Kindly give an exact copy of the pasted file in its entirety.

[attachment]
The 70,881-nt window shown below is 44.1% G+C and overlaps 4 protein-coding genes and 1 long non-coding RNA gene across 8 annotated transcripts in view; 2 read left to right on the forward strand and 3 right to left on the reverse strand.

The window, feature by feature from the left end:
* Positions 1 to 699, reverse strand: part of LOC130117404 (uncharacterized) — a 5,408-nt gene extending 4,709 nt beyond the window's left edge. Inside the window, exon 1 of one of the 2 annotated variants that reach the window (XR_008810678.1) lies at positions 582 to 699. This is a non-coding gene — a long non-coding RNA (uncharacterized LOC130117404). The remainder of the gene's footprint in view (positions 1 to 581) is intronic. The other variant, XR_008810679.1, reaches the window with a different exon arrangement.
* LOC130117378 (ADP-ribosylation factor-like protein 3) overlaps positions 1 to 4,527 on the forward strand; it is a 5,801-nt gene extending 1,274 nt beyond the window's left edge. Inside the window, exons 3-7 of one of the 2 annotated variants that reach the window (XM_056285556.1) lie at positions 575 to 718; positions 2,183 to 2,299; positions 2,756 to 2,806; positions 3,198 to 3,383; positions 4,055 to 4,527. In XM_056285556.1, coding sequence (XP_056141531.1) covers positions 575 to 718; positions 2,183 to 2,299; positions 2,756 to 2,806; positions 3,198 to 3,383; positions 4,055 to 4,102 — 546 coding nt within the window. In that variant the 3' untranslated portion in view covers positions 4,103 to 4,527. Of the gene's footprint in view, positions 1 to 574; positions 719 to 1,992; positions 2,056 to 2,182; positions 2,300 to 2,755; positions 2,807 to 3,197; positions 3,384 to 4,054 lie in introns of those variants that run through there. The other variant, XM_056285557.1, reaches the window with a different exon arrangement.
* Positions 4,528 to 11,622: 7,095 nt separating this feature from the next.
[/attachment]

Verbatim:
The 70,881-nt window shown below is 44.1% G+C and overlaps 4 protein-coding genes and 1 long non-coding RNA gene across 8 annotated transcripts in view; 2 read left to right on the forward strand and 3 right to left on the reverse strand.

The window, feature by feature from the left end:
* Positions 1 to 699, reverse strand: part of LOC130117404 (uncharacterized) — a 5,408-nt gene extending 4,709 nt beyond the window's left edge. Inside the window, exon 1 of one of the 2 annotated variants that reach the window (XR_008810678.1) lies at positions 582 to 699. This is a non-coding gene — a long non-coding RNA (uncharacterized LOC130117404). The remainder of the gene's footprint in view (positions 1 to 581) is intronic. The other variant, XR_008810679.1, reaches the window with a different exon arrangement.
* LOC130117378 (ADP-ribosylation factor-like protein 3) overlaps positions 1 to 4,527 on the forward strand; it is a 5,801-nt gene extending 1,274 nt beyond the window's left edge. Inside the window, exons 3-7 of one of the 2 annotated variants that reach the window (XM_056285556.1) lie at positions 575 to 718; positions 2,183 to 2,299; positions 2,756 to 2,806; positions 3,198 to 3,383; positions 4,055 to 4,527. In XM_056285556.1, coding sequence (XP_056141531.1) covers positions 575 to 718; positions 2,183 to 2,299; positions 2,756 to 2,806; positions 3,198 to 3,383; positions 4,055 to 4,102 — 546 coding nt within the window. In that variant the 3' untranslated portion in view covers positions 4,103 to 4,527. Of the gene's footprint in view, positions 1 to 574; positions 719 to 1,992; positions 2,056 to 2,182; positions 2,300 to 2,755; positions 2,807 to 3,197; positions 3,384 to 4,054 lie in introns of those variants that run through there. The other variant, XM_056285557.1, reaches the window with a different exon arrangement.
* Positions 4,528 to 11,622: 7,095 nt separating this feature from the next.